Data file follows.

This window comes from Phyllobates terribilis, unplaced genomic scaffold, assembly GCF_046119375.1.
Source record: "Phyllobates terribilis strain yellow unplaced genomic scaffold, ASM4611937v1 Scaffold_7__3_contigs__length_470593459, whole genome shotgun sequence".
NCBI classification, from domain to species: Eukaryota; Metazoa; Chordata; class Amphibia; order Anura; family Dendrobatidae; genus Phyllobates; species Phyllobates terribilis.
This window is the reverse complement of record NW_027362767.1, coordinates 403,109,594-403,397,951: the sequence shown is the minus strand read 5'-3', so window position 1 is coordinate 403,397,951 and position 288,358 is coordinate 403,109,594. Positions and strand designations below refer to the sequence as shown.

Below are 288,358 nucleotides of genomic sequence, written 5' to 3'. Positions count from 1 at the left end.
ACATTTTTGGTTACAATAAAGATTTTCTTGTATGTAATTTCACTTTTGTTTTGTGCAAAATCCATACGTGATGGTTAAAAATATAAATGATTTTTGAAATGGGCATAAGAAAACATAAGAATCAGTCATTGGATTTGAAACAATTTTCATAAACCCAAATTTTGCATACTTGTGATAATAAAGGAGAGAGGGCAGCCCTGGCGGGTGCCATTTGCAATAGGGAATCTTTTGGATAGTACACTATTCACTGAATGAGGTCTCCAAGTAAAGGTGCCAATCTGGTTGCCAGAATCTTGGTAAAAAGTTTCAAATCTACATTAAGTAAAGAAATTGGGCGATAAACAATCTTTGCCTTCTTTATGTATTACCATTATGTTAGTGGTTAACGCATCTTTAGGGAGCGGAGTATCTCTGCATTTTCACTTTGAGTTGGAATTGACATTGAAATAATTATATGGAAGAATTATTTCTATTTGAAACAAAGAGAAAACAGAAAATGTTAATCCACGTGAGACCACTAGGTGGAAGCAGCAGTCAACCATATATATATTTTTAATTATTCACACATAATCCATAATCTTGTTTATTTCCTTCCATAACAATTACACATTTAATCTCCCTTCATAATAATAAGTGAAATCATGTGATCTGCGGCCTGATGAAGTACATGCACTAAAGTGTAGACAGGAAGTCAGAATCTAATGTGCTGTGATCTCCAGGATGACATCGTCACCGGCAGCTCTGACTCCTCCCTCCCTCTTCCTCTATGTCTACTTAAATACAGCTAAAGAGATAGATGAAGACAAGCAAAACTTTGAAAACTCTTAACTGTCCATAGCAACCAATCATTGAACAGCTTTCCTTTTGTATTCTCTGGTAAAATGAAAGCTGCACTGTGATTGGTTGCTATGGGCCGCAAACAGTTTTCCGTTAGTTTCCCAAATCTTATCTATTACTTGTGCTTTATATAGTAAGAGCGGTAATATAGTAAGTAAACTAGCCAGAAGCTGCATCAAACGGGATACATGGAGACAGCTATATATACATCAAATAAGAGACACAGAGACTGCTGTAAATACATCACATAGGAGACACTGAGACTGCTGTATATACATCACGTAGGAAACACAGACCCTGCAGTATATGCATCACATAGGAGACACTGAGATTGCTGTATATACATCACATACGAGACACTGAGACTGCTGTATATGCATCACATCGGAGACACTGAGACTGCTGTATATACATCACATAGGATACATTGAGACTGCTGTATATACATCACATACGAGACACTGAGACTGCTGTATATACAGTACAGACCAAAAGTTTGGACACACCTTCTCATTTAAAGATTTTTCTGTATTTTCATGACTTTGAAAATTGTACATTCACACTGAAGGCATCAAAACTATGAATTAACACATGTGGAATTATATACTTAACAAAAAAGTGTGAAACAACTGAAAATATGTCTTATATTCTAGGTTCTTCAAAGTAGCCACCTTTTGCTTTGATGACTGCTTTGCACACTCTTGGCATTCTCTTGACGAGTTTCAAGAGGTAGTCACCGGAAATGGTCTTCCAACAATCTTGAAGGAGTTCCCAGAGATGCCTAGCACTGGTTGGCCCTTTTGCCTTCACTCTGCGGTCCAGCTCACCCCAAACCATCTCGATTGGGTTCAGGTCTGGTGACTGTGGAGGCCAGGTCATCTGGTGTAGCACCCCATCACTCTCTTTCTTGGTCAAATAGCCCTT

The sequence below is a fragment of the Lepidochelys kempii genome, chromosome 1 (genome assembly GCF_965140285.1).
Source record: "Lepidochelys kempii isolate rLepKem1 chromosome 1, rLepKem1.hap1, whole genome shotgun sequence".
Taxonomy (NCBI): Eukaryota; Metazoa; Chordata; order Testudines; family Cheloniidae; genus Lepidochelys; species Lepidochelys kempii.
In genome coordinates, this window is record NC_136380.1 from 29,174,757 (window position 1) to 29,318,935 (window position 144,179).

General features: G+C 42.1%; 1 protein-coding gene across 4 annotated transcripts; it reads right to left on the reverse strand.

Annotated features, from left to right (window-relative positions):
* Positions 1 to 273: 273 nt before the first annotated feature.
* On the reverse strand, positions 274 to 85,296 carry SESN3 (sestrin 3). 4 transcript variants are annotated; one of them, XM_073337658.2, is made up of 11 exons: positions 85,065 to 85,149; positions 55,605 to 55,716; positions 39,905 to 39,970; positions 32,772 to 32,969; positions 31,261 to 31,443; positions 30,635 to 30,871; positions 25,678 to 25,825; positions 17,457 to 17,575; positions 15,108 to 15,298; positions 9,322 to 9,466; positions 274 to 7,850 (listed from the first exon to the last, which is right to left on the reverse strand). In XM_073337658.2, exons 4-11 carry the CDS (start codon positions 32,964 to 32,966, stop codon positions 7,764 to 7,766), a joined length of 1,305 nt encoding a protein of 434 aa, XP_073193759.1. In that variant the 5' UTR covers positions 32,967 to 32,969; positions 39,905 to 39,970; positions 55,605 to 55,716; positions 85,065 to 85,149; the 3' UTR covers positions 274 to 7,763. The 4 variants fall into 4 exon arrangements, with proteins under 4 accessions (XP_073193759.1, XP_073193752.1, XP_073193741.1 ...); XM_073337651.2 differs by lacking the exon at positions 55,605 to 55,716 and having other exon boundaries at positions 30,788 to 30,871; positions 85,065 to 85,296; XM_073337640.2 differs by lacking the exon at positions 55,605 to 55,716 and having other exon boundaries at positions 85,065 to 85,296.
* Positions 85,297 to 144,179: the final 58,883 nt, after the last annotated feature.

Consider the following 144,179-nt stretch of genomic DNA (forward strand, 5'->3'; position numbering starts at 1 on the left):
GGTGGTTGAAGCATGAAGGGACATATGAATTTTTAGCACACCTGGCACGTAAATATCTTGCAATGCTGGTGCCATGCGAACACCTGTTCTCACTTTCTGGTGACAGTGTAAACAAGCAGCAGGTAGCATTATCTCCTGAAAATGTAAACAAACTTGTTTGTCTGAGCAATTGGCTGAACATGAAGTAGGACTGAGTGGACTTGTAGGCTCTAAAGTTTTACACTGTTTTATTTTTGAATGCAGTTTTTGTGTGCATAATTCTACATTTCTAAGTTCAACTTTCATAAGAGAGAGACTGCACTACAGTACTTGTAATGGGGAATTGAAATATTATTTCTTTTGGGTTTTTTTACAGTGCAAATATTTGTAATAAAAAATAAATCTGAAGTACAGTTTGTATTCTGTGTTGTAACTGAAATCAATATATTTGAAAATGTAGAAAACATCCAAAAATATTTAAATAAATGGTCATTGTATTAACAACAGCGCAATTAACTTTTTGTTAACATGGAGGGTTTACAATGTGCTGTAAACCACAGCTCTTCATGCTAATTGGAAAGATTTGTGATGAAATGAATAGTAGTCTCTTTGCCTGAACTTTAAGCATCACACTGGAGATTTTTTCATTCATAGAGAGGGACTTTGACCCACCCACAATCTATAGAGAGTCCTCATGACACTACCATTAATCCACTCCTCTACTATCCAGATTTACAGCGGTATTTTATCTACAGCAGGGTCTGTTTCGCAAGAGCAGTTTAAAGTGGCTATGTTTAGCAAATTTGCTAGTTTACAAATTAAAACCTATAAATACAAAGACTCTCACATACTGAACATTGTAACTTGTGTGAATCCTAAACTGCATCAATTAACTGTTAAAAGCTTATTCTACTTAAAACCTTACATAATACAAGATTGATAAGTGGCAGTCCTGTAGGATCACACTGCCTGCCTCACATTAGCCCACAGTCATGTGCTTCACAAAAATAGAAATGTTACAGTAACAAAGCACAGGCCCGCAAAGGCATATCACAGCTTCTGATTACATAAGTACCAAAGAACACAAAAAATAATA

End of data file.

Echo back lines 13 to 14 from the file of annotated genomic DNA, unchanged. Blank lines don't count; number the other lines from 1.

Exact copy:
* Positions 1 to 273: 273 nt before the first annotated feature.
* On the reverse strand, positions 274 to 85,296 carry SESN3 (sestrin 3). 4 transcript variants are annotated; one of them, XM_073337658.2, is made up of 11 exons: positions 85,065 to 85,149; positions 55,605 to 55,716; positions 39,905 to 39,970; positions 32,772 to 32,969; positions 31,261 to 31,443; positions 30,635 to 30,871; positions 25,678 to 25,825; positions 17,457 to 17,575; positions 15,108 to 15,298; positions 9,322 to 9,466; positions 274 to 7,850 (listed from the first exon to the last, which is right to left on the reverse strand). In XM_073337658.2, exons 4-11 carry the CDS (start codon positions 32,964 to 32,966, stop codon positions 7,764 to 7,766), a joined length of 1,305 nt encoding a protein of 434 aa, XP_073193759.1. In that variant the 5' UTR covers positions 32,967 to 32,969; positions 39,905 to 39,970; positions 55,605 to 55,716; positions 85,065 to 85,149; the 3' UTR covers positions 274 to 7,763. The 4 variants fall into 4 exon arrangements, with proteins under 4 accessions (XP_073193759.1, XP_073193752.1, XP_073193741.1 ...); XM_073337651.2 differs by lacking the exon at positions 55,605 to 55,716 and having other exon boundaries at positions 30,788 to 30,871; positions 85,065 to 85,296; XM_073337640.2 differs by lacking the exon at positions 55,605 to 55,716 and having other exon boundaries at positions 85,065 to 85,296.